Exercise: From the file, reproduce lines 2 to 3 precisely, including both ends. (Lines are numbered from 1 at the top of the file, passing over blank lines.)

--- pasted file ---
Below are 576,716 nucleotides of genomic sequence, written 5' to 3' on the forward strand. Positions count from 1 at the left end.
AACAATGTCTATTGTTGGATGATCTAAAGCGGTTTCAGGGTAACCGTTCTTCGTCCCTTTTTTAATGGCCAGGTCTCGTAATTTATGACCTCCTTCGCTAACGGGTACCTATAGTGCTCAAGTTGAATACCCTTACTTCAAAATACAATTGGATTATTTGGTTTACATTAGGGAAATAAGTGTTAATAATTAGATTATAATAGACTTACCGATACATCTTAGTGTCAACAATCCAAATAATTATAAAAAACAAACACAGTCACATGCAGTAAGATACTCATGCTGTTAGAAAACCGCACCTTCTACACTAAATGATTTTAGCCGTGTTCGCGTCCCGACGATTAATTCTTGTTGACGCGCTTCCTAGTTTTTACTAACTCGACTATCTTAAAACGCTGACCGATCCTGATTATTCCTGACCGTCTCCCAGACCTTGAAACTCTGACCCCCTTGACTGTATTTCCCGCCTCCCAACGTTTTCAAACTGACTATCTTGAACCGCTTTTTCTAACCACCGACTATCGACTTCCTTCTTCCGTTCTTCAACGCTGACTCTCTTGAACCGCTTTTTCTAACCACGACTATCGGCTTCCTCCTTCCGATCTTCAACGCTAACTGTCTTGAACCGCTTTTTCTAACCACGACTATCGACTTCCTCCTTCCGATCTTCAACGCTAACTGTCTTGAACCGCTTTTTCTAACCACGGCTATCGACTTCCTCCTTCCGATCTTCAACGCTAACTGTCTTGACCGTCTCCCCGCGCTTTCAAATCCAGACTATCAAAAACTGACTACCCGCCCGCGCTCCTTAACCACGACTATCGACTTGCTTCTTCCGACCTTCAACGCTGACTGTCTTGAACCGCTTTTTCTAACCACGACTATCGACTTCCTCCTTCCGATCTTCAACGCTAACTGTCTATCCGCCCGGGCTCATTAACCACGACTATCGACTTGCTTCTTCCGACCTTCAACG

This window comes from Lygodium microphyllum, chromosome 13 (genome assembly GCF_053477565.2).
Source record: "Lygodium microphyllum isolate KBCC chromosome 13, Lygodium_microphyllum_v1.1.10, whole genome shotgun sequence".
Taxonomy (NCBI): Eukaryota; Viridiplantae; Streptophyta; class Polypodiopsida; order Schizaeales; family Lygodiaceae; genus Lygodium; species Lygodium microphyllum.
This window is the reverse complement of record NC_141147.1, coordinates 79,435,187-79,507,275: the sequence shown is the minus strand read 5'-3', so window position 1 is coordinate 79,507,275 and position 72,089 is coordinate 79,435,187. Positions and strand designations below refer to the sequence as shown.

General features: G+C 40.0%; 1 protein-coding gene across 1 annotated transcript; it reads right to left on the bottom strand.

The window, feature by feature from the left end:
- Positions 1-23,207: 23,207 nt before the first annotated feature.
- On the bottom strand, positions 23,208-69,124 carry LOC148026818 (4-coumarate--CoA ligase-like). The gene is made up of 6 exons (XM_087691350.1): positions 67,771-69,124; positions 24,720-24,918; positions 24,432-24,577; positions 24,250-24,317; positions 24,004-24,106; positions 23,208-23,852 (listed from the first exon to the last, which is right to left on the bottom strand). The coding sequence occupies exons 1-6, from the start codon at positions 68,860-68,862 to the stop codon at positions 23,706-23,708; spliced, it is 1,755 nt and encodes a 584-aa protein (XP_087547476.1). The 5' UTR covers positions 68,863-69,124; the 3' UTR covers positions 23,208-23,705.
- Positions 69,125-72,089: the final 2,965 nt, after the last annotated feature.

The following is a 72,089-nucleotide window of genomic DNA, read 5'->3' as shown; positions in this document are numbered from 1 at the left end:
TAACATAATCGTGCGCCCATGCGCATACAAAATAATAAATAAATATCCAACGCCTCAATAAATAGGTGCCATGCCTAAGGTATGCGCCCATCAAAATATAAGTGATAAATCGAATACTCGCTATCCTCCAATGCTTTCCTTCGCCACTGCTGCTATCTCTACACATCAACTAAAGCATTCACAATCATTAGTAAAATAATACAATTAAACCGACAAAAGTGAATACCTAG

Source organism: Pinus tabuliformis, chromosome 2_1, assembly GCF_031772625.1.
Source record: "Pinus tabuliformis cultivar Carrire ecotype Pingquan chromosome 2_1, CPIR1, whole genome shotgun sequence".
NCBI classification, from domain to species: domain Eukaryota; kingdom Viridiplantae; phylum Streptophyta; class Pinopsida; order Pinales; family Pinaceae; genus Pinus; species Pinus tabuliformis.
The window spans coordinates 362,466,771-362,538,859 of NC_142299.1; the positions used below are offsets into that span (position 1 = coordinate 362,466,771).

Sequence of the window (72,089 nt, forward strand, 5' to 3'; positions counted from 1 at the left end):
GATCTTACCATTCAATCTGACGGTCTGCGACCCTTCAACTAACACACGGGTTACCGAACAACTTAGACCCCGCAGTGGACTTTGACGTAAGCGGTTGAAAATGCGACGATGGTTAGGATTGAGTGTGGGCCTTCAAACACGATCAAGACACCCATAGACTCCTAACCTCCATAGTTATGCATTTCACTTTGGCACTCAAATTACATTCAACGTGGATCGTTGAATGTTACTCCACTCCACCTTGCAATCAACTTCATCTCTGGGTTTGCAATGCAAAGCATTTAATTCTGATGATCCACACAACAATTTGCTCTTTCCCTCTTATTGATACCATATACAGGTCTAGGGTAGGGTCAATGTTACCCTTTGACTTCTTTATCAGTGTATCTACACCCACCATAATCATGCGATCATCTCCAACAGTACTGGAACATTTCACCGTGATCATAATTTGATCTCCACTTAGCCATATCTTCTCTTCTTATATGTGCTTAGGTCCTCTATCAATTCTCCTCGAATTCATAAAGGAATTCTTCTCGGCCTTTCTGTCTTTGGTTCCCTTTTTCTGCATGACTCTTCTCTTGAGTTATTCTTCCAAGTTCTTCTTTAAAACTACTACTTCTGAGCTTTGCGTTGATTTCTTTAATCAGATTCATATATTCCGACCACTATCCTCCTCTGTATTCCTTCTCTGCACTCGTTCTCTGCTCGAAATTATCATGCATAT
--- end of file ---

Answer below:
AACAATGTCTATTGTTGGATGATCTAAAGCGGTTTCAGGGTAACCGTTCTTCGTCCCTTTTTTAATGGCCAGGTCTCGTAATTTATGACCTCCTTCGCTAACGGGTACCTATAGTGCTCAAGTTGAATACCCTTACTTCAAAATACAATTGGATTATTTGGTTTACATTAGGGAAATAAGTGTTAATAATTAGATTATAATAGACTTACCGATACATCTTAGTGTCAACAATCCAAATAATTATAAAAAACAAACACAGTCACATGCAGTAAGATACTCATGCTGTTAGAAAACCGCACCTTCTACACTAAATGATTTTAGCCGTGTTCGCGTCCCGACGATTAATTCTTGTTGACGCGCTTCCTAGTTTTTACTAACTCGACTATCTTAAAACGCTGACCGATCCTGATTATTCCTGACCGTCTCCCAGACCTTGAAACTCTGACCCCCTTGACTGTATTTCCCGCCTCCCAACGTTTTCAAACTGACTATCTTGAACCGCTTTTTCTAACCACCGACTATCGACTTCCTTCTTCCGTTCTTCAACGCTGACTCTCTTGAACCGCTTTTTCTAACCACGACTATCGGCTTCCTCCTTCCGATCTTCAACGCTAACTGTCTTGAACCGCTTTTTCTAACCACGACTATCGACTTCCTCCTTCCGATCTTCAACGCTAACTGTCTTGAACCGCTTTTTCTAACCACGGCTATCGACTTCCTCCTTCCGATCTTCAACGCTAACTGTCTTGACCGTCTCCCCGCGCTTTCAAATCCAGACTATCAAAAACTGACTACCCGCCCGCGCTCCTTAACCACGACTATCGACTTGCTTCTTCCGACCTTCAACGCTGACTGTCTTGAACCGCTTTTTCTAACCACGACTATCGACTTCCTCCTTCCGATCTTCAACGCTAACTGTCTATCCGCCCGGGCTCATTAACCACGACTATCGACTTGCTTCTTCCGACCTTCAACG

This window comes from Lygodium microphyllum, chromosome 13 (genome assembly GCF_053477565.2).